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Doody's Review ServiceReviewer: Jay P. Goldsmith, MD (Tulane University School of Medicine)
Description: This compilation of papers presented at the Eighth International Symposium on Circumcision and Human Rights held in Padua, Italy, is intended to make the case against male and female circumcision.
Purpose: The editor's purpose, as stated in the preface, is to rid the world of circumcision in the next generation. The papers discuss the social, political, economic, religious, psychological, and legal aspects of this procedure. Very little medicine or science is included, except to say that such data is "under the control of the circumcisers."
Audience: It is difficult to determine exactly for whom this book is written. It is not scientific and could be easily read by interested lay people. It is doubtful that pediatricians, obstetricians, or urologists would read this book unless they wanted to learn about this movement. The authors are perhaps well known in this movement, but only two of the 38 contributors are physicians.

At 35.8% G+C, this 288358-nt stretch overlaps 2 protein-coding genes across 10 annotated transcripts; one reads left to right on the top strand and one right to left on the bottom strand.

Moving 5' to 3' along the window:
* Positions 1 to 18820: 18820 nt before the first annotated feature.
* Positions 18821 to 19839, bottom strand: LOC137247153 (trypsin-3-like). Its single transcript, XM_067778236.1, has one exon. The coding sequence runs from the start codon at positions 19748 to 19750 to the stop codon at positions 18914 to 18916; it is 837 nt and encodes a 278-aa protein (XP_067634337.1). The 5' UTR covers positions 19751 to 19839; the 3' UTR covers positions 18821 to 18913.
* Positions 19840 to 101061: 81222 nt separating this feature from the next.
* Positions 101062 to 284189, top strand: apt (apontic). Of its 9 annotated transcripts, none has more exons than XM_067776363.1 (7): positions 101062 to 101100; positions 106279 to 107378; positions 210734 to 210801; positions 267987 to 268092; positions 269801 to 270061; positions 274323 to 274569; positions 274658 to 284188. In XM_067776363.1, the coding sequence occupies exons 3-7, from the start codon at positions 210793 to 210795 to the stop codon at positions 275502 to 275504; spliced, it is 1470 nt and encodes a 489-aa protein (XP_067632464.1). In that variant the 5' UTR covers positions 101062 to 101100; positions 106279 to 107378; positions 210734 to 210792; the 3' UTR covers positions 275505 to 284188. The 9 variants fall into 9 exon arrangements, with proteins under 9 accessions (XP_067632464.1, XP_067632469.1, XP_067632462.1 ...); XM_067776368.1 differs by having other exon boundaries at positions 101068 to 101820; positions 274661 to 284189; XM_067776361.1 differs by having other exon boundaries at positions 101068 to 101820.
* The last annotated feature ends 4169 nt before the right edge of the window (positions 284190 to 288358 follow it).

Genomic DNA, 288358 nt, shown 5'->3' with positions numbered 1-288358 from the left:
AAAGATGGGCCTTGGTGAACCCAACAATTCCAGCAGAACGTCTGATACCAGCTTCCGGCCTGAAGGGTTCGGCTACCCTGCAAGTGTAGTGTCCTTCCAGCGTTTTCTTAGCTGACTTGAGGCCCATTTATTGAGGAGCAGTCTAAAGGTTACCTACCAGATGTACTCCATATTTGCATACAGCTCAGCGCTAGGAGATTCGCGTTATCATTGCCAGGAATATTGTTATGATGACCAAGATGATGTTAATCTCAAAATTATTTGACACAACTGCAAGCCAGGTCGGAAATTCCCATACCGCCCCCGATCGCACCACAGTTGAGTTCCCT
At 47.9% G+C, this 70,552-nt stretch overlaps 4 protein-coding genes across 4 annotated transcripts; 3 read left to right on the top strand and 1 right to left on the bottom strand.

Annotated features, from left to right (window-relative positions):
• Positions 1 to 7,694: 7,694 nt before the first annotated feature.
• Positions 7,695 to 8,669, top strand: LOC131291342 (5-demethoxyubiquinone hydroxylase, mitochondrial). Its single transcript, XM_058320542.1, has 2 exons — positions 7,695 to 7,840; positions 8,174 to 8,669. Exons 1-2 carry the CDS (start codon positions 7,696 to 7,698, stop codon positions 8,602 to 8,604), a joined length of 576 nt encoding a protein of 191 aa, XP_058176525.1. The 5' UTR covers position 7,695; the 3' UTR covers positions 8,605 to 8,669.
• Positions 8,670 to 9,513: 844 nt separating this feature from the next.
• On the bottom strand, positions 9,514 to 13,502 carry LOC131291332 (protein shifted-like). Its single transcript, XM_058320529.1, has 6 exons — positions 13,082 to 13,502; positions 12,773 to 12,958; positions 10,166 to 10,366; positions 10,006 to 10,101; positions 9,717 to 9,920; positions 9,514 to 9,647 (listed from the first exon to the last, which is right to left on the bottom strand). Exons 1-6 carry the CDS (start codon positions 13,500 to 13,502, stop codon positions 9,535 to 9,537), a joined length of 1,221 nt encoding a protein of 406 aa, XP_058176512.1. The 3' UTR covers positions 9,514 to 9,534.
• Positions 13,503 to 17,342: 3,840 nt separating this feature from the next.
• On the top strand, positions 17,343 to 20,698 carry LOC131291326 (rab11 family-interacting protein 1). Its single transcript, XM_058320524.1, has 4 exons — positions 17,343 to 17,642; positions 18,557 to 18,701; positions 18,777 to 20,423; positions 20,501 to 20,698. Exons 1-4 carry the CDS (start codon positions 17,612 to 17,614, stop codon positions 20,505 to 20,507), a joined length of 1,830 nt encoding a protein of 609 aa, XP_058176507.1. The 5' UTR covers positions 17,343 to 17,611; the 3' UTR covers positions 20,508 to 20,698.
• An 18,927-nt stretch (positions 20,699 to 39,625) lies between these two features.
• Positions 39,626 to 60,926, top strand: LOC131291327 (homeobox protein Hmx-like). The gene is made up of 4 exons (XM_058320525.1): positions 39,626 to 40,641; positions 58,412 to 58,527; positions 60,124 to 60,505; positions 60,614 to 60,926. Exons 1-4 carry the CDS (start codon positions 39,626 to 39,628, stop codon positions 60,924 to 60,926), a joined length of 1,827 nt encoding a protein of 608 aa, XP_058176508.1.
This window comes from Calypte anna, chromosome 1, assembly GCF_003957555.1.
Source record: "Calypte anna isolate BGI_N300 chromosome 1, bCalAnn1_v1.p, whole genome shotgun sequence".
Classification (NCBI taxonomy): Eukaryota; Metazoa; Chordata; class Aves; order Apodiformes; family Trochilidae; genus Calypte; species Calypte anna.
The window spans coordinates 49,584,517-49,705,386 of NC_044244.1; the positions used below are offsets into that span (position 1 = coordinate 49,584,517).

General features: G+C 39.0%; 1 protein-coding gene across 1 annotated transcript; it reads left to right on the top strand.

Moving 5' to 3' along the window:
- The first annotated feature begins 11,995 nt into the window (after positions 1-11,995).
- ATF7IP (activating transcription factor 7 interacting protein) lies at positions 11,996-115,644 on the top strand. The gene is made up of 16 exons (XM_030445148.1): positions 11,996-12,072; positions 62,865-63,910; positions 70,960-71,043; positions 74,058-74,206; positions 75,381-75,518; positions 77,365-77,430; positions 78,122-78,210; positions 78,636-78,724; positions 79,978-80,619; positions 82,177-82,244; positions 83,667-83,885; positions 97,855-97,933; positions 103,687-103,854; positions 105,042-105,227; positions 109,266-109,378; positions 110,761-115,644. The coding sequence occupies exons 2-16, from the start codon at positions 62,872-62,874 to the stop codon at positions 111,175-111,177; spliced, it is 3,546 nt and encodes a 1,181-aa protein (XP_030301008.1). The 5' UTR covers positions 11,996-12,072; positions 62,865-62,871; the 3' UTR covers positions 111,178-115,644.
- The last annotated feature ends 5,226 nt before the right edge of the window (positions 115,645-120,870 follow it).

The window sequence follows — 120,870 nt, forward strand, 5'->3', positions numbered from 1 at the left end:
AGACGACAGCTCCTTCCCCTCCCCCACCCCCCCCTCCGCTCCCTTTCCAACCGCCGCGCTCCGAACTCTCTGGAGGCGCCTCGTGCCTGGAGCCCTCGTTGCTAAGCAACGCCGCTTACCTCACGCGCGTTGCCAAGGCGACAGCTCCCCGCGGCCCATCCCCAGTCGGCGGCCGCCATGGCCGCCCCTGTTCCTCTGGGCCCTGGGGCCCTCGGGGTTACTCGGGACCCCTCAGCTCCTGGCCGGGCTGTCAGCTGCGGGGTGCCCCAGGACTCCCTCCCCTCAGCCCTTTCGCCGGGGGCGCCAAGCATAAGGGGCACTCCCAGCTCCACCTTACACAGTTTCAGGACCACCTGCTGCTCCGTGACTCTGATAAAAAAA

Features: The papers cover mostly the psychosocial and sexual aspects of both male and female circumcision. Many of the contributors are Italian, and much of the book deals with aspects of this procedure in Italy. American aspects of this issue include discussions on human rights (comparing circumcision to slavery), strategies for litigation, and a review of Medicaid funding by state for this procedure. The book dismisses the medical and scientific aspects of the procedure in one paragraph without reviewing the data. The index is inadequate to find specific references to such topics as genital cancer.
Assessment: In the spirit of full disclosure, I must state that I would be considered by these authors to be a member of "the circumcision industry." Nevertheless, this is a book with an agenda. The presentations are heavily weighted toward the theme of eradicating circumcision in the world. Some of the papers are interesting and the historical and religious roots of the procedure are well covered. However, comparing circumcision to slavery and using amendments to the U.S. Constitution to demonstrate circumcision as a violation of human rights is more emotion than science.